We men are carrying around a massive amount of shadow materials right now. In this retreat, we create together a container that is safe, immersed in the life of the rain forest, and held in a strong prayer. By peeling back that tough guy persona we men have to wear, we can be actual warriors instead, having the courage to finally bring forth our deeper selves. A lot of it comes from authentic listening, both to one another and to the medicine. As Christ put it in the Gospel of Thomas, where he says, “If you bring forth what is within you, what you bring forth will save you. If you don’t bring forth what is within you, what you don’t bring forth will destroy you.” Continue reading “Journey to the Heart: 12-Day Amazon Plant Medicine Retreat For Men at Mayantuyacu Dec. 28th to Jan. 9th”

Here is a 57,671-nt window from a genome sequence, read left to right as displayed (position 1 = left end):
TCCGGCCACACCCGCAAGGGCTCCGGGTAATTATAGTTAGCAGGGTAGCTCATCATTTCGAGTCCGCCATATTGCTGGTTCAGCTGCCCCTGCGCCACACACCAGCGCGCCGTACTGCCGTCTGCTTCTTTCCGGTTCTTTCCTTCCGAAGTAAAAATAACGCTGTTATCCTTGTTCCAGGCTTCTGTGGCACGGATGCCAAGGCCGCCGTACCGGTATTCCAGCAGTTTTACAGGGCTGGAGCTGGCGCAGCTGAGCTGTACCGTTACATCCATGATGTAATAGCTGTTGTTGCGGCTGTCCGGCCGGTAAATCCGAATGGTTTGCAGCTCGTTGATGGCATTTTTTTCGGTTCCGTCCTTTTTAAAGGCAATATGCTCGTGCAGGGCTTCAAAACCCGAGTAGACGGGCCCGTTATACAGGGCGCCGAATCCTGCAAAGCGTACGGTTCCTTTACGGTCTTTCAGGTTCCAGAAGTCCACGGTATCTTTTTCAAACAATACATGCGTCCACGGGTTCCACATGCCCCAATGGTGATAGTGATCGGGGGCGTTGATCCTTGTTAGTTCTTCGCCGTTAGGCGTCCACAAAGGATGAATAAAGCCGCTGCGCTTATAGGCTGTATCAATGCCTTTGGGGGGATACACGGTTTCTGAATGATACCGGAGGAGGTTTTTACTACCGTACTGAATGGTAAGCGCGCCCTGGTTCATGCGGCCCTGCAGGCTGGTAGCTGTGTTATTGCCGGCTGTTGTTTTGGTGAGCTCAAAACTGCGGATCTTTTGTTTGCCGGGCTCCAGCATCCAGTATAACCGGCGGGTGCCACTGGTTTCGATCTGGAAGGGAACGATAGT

Ayahuasca Matters: Interviews with Robert Tindall

“My take is “salvation” or “obtaining liberation,” in the Western sense, is clearly an import into Amazonian culture. Their concern is in how to walk the way of life and death, how to understand their world in greater depth. Juan Flores instructed us, “ayahuasca teaches you how to die and be reborn.” It’s important to bear in mind that for traditional people, this world and the next world interpenetrate, and as Juan put it, “Death is a door you pass through, nothing else.”

Read Robert’s interview with Ivar Verploegh of the website A General Introduction to Ayahuasca here, for an exploration of the interface between the practices of Amazonian vegetalismo and modern Western society in search of itself.

As well, a second interview with DoseNation’s is available here, which is worth checking out for the balance of grudging respect and skepticism brought by James Kent to the interview!

Finally, listen to a rocking interview, The Jaguar and the Pilgrim, with KMO, whose C-realm podcasts are gems of intelligent, humorous inquiry, here.